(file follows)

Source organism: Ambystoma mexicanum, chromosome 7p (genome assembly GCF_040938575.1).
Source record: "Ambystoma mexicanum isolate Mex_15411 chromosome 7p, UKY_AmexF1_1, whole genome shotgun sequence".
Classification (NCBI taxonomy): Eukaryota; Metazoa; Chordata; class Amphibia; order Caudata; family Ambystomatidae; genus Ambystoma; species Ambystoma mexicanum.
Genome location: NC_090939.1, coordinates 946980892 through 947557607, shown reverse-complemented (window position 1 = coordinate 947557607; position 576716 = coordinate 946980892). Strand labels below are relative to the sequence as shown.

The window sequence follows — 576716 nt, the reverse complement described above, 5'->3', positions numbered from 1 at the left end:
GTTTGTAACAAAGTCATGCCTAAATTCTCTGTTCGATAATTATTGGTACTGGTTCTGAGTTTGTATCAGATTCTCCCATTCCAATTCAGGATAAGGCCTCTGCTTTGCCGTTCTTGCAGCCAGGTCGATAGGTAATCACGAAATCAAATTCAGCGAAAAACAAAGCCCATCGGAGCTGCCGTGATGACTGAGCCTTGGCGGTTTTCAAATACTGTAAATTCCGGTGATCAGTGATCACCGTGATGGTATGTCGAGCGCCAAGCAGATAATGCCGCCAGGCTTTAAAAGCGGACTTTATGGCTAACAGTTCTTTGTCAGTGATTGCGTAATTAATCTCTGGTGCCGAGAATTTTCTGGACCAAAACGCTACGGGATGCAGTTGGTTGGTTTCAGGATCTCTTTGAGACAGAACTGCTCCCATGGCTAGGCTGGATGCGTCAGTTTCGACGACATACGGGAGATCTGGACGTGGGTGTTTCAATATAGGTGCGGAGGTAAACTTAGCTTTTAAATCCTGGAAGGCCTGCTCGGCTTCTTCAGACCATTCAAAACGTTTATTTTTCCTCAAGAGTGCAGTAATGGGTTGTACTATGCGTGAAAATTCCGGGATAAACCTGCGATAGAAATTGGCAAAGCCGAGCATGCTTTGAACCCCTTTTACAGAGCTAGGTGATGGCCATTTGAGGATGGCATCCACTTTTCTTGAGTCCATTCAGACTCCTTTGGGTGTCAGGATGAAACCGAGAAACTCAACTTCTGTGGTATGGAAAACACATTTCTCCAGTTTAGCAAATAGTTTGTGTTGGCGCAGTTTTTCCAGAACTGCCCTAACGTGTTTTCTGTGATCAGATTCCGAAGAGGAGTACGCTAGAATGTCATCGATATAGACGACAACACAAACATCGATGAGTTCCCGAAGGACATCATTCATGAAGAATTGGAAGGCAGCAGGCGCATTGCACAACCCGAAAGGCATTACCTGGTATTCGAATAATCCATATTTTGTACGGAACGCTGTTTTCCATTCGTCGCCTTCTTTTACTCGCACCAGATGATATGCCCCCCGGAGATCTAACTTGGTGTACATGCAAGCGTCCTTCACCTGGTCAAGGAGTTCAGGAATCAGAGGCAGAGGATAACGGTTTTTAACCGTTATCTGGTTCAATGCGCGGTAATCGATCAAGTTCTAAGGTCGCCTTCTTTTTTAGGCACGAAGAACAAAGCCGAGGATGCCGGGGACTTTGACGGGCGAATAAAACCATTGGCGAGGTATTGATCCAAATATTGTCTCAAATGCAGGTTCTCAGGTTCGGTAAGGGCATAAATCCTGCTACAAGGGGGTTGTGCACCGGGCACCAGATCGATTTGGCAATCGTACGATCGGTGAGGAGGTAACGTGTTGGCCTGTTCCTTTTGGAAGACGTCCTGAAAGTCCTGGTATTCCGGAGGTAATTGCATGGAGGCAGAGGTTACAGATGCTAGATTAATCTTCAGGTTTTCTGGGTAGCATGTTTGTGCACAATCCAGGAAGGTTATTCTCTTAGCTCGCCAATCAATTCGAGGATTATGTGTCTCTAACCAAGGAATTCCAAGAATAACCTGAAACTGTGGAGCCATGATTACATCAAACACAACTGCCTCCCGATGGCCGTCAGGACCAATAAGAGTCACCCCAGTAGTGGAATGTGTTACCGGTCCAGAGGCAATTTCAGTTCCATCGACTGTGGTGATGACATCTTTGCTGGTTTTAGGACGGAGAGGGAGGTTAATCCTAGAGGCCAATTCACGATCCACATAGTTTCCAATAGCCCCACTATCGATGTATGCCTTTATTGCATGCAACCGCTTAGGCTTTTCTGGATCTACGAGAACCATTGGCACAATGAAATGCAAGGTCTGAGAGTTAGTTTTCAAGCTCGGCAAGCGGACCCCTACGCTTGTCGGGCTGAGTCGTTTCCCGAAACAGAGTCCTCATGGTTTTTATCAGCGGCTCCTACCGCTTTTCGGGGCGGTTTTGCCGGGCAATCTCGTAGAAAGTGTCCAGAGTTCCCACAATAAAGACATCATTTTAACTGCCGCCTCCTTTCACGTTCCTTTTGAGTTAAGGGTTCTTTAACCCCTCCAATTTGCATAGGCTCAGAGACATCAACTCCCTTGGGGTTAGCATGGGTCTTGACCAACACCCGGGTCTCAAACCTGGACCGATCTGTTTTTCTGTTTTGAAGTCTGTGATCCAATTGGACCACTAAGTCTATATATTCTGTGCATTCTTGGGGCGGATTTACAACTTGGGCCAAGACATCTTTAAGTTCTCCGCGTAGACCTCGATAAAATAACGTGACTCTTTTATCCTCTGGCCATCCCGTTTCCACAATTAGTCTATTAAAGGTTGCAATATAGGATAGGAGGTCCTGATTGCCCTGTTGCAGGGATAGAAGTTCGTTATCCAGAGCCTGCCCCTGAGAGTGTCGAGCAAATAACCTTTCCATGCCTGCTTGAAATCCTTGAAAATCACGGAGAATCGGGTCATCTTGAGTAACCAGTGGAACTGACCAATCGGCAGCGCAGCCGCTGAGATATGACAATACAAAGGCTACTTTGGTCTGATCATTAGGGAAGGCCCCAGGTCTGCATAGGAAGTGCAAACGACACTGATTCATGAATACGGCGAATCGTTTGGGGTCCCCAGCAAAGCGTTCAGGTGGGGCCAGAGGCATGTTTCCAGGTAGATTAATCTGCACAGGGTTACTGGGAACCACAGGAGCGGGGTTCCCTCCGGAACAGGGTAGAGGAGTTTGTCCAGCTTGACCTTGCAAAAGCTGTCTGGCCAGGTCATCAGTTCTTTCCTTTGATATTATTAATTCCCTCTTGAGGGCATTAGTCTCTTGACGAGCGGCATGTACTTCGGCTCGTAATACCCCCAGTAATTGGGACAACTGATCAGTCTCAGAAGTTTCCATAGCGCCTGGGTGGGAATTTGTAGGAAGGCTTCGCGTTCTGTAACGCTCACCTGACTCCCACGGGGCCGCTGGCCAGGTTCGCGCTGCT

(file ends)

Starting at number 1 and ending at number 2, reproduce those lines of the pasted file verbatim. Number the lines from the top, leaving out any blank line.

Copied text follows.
Source organism: Ambystoma mexicanum, chromosome 7p (genome assembly GCF_040938575.1).
Source record: "Ambystoma mexicanum isolate Mex_15411 chromosome 7p, UKY_AmexF1_1, whole genome shotgun sequence".